In Bailey’s (Palindrome Hannah, 2005, etc.) horror saga, a small town seethes with ghouls, apparitions, pranksters and dysfunctional families.
Bailey returns to the haunted landscape of Brenden, Wash., with a sequence of intersecting plotlines that balance all-American ordinariness against outbursts of supernaturalism and carnage. Among them: A young boy mauled by a wolflike dog discovers an even more disconcerting foe in a dentist who puts silver fillings in his teeth, while a gas station attendant staring down the barrel of a mugger’s gun is improbably rescued by an animated corpse. Elsewhere, a priest wakes up after 150 years in the grave, thirsty for blood, and two snarky brothers hatch a scheme to craft grandiose crop circles, although they encounter something ominous in the dark wheat fields. Tying these narratives together is the story of Todd, a 3-year-old boy maimed when a horse kicks him in the head. As the tragedy causes his family to unravel, Todd gets caught up in a spiritual calculus of life and death. Bailey’s accomplished novel loops through time and logic in luxuriant tendrils as characters drift through dream states and alternate realities; the players see their futures and return to their pasts in a terrain stocked with insinuating crows, withering blood-red roses and disembodied entities obsessed with a grisly numerology. Although his prose teems with mystic symbolism and hallucinatory enigmas, the author keeps the novel firmly grounded in reality by way of pungent characterizations, sharply observed behavior and an evocative sense of social setting. Here, Poe-like phantasmagoria amid Stephen King–style naturalism results in a fictive world that’s familiar yet eerily strange—and plenty scary.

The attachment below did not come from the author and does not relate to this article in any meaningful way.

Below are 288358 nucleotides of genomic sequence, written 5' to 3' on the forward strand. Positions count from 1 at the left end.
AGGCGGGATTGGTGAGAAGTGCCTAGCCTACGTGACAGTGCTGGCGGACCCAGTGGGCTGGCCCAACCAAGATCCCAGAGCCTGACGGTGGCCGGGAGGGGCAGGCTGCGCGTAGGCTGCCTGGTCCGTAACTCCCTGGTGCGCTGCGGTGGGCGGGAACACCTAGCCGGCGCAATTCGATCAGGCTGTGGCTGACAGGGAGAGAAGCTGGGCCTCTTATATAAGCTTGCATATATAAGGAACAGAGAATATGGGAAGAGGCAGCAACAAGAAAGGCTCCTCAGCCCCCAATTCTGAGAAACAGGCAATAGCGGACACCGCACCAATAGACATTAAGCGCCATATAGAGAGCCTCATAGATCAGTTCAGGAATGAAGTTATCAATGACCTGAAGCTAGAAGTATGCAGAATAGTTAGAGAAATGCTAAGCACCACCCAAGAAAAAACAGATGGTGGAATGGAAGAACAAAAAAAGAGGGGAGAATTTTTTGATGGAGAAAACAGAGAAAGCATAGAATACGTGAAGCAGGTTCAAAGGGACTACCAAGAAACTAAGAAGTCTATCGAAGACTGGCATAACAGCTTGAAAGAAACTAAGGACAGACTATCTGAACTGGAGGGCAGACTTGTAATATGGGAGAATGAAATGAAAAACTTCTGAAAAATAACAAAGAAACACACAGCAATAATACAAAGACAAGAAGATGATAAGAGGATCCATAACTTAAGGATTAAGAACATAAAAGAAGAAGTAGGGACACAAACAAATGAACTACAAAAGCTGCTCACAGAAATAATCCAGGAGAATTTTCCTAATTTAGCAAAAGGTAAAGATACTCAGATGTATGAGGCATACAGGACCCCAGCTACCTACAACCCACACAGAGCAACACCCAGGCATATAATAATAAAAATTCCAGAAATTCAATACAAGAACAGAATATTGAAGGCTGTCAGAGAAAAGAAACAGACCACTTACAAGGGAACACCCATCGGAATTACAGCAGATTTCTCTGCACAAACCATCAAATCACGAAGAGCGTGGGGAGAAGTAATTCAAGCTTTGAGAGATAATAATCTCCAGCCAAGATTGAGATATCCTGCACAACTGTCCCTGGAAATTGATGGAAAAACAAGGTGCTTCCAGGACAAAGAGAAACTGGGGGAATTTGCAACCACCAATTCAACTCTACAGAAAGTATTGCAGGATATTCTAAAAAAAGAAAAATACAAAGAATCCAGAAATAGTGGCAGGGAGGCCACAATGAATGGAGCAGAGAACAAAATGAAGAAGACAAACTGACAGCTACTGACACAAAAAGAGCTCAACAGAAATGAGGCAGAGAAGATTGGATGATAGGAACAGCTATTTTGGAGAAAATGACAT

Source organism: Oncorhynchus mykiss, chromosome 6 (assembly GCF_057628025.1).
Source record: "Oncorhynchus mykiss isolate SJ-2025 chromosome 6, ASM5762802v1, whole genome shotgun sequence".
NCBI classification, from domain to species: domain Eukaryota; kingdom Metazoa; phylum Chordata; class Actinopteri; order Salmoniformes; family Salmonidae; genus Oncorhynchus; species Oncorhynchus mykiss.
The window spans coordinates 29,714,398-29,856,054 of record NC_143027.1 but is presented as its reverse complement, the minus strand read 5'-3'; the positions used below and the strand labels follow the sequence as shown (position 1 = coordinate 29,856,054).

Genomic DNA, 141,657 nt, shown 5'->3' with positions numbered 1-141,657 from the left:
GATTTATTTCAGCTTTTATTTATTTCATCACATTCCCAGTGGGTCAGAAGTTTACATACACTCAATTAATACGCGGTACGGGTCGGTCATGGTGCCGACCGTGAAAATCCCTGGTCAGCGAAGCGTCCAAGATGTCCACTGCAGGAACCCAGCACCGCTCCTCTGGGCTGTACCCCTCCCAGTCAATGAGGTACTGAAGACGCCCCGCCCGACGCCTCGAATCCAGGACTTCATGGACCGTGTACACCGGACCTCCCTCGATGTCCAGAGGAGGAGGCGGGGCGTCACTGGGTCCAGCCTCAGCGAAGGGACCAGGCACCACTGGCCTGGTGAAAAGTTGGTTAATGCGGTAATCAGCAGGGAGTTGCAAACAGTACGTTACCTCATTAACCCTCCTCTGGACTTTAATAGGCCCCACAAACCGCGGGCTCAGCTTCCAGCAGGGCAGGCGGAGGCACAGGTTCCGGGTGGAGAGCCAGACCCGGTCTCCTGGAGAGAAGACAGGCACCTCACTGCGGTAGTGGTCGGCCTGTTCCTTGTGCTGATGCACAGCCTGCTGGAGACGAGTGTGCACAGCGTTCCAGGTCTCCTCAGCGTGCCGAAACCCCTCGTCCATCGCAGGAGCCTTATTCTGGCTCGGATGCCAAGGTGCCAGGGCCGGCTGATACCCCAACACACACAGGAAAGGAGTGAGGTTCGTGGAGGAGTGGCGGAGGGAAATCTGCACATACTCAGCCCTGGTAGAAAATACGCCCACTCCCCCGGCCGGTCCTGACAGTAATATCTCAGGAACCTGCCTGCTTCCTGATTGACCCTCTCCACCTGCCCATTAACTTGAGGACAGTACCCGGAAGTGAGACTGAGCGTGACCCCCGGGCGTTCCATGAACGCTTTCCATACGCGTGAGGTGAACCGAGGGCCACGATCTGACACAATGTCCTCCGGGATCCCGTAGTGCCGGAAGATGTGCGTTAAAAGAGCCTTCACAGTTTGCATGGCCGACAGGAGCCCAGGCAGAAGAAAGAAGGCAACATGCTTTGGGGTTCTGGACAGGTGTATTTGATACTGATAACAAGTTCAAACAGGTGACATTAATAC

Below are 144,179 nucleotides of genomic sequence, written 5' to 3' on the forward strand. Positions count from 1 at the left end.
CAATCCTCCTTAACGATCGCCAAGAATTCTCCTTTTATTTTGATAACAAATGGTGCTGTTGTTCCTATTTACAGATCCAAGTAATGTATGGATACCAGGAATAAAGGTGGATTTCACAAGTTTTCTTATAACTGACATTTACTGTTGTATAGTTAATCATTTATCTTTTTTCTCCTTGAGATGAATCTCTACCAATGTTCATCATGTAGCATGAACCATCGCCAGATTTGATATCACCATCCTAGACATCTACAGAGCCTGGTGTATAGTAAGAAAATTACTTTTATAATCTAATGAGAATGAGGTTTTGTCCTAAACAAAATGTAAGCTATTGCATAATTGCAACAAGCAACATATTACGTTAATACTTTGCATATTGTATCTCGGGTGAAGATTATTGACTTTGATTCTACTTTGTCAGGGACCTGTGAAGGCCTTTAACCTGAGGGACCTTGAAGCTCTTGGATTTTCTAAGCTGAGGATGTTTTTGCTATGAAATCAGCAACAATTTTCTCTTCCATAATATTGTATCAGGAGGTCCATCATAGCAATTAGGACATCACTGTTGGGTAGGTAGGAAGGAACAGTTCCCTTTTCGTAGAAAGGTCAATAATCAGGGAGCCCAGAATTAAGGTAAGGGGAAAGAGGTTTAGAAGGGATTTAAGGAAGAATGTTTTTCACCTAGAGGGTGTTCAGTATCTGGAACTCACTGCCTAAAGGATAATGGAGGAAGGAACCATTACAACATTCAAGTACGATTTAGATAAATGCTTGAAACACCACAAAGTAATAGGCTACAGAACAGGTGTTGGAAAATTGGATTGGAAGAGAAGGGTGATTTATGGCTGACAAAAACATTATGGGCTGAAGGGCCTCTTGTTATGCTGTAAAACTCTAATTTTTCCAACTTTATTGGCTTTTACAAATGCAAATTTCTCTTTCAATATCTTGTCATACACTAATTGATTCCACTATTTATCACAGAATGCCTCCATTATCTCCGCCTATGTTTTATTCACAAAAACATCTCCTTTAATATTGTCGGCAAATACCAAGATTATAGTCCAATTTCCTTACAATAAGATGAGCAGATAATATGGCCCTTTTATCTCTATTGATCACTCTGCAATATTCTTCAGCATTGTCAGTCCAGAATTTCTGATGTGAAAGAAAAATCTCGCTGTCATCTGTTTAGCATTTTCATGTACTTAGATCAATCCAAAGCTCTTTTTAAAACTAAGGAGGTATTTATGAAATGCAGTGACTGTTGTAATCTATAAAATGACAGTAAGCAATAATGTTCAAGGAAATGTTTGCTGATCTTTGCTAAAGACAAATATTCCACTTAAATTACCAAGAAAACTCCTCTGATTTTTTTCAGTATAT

An engrossing blend of creepy atmospherics, gory jolts and mind-bending conundrums.